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Ultrasonic angioscope system

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Publication number
US6858009B2
US6858009B2 US10333134 US33313403A US6858009B2 US 6858009 B2 US6858009 B2 US 6858009B2 US 10333134 US10333134 US 10333134 US 33313403 A US33313403 A US 33313403A US 6858009 B2 US6858009 B2 US 6858009B2
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Prior art keywords
ultrasonic
laser
waves
breakdown
water
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Expired - Fee Related
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US10333134
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US20040102821A1 (en )
Inventor
Satoshi Kawata
Tadao Sugiura
Osamu Ohshiro
Kunihiro Chihara
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Nara Institute of Science and Technology
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Japan Science and Technology Agency
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    • AHUMAN NECESSITIES
    • A61MEDICAL OR VETERINARY SCIENCE; HYGIENE
    • A61BDIAGNOSIS; SURGERY; IDENTIFICATION
    • A61B8/00Diagnosis using ultrasonic, sonic or infrasonic waves
    • A61B8/06Measuring blood flow
    • AHUMAN NECESSITIES
    • A61MEDICAL OR VETERINARY SCIENCE; HYGIENE
    • A61BDIAGNOSIS; SURGERY; IDENTIFICATION
    • A61B5/00Detecting, measuring or recording for diagnostic purposes; Identification of persons
    • A61B5/02Detecting, measuring or recording pulse, heart rate, blood pressure or blood flow; Combined pulse/heart-rate/blood pressure determination; Evaluating a cardiovascular condition not otherwise provided for, e.g. using combinations of techniques provided for in this group with electrocardiography or electroauscultation; Heart catheters for measuring blood pressure
    • A61B5/026Measuring blood flow
    • A61B5/0261Measuring blood flow using optical means, e.g. infra-red light
    • AHUMAN NECESSITIES
    • A61MEDICAL OR VETERINARY SCIENCE; HYGIENE
    • A61BDIAGNOSIS; SURGERY; IDENTIFICATION
    • A61B5/00Detecting, measuring or recording for diagnostic purposes; Identification of persons
    • A61B5/02Detecting, measuring or recording pulse, heart rate, blood pressure or blood flow; Combined pulse/heart-rate/blood pressure determination; Evaluating a cardiovascular condition not otherwise provided for, e.g. using combinations of techniques provided for in this group with electrocardiography or electroauscultation; Heart catheters for measuring blood pressure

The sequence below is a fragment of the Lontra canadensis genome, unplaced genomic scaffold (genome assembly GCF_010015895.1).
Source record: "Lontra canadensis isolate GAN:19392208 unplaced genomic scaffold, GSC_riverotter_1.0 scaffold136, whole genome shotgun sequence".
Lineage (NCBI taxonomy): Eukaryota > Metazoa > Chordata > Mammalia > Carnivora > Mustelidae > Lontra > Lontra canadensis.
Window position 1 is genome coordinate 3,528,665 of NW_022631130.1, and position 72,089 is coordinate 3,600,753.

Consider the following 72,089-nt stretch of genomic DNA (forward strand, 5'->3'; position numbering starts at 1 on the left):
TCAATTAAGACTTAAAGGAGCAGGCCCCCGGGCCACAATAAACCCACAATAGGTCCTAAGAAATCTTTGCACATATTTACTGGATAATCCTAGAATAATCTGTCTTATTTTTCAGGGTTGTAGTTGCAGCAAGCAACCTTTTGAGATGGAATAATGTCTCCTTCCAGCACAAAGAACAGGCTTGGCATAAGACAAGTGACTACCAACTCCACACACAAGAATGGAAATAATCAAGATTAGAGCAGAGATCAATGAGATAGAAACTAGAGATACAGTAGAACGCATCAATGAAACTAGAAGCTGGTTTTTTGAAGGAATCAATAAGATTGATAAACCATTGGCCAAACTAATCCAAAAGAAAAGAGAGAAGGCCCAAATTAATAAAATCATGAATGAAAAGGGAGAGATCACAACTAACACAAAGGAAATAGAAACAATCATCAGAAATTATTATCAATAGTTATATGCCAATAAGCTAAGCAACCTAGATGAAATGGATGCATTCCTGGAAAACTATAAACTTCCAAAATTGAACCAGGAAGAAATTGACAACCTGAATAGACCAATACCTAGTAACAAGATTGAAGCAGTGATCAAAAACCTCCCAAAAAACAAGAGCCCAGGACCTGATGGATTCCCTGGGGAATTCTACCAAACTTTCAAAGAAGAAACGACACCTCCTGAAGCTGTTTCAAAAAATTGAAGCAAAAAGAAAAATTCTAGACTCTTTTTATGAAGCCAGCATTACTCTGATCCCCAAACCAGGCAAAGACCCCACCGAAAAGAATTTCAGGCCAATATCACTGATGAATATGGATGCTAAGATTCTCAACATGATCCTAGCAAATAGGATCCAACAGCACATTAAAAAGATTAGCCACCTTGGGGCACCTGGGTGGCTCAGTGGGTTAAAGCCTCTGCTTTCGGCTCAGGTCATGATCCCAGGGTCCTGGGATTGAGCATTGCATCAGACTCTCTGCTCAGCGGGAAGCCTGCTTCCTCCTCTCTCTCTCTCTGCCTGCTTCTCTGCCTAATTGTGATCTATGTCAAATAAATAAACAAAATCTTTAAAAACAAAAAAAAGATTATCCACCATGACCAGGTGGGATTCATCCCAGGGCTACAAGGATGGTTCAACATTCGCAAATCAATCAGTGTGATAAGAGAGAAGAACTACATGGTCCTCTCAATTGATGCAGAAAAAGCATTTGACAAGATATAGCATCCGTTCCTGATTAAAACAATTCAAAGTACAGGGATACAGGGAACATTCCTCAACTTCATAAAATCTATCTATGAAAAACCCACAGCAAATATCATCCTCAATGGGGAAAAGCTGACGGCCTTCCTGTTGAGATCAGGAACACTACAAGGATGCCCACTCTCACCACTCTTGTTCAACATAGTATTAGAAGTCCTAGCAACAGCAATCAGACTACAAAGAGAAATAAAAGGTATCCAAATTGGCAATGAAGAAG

• A61B5/026Measuring blood flow
    • A61B5/0263Measuring blood flow using NMR
    • AHUMAN NECESSITIES
    • A61MEDICAL OR VETERINARY SCIENCE; HYGIENE
    • A61BDIAGNOSIS; SURGERY; IDENTIFICATION
    • A61B8/00Diagnosis using ultrasonic, sonic or infrasonic waves
    • A61B8/12Diagnosis using ultrasonic, sonic or infrasonic waves in body cavities or body tracts, e.g. by using catheters

Abstract

An ultrasonic angioscope system which uses an imaging technique of sending ultrasonic waves to a portion ahead of a stricture of a blood vessel and visualizing a portion in the forward direction of the angioscope, and which uses a laser breakdown is provided. The ultrasonic angioscope system includes: a laser generating device (11) installed outside the human body; a probe (20) that introduces laser beams (13) emitted from the laser generating device (11) into a blood vessel (1) via an optical fiber (12), is set at the tip of the optical fiber (12), and has a lens (14) and a water tank (15) as a dielectric; ultrasonic-wave generating means that uses a laser breakdown (16) produced in the water tank (15); a plurality of hydrophones (18) that receive reflected waves, of ultrasonic waves emitted by the laser breakdown (16), from a stricture portion (2) of a blood vessel (1), and are disposed at the tip end of the probe (20); and means of forming a stricture-shaped image of the stricture portion (2) based on the signals received from the hydrophones (18) by a synthetic aperture method.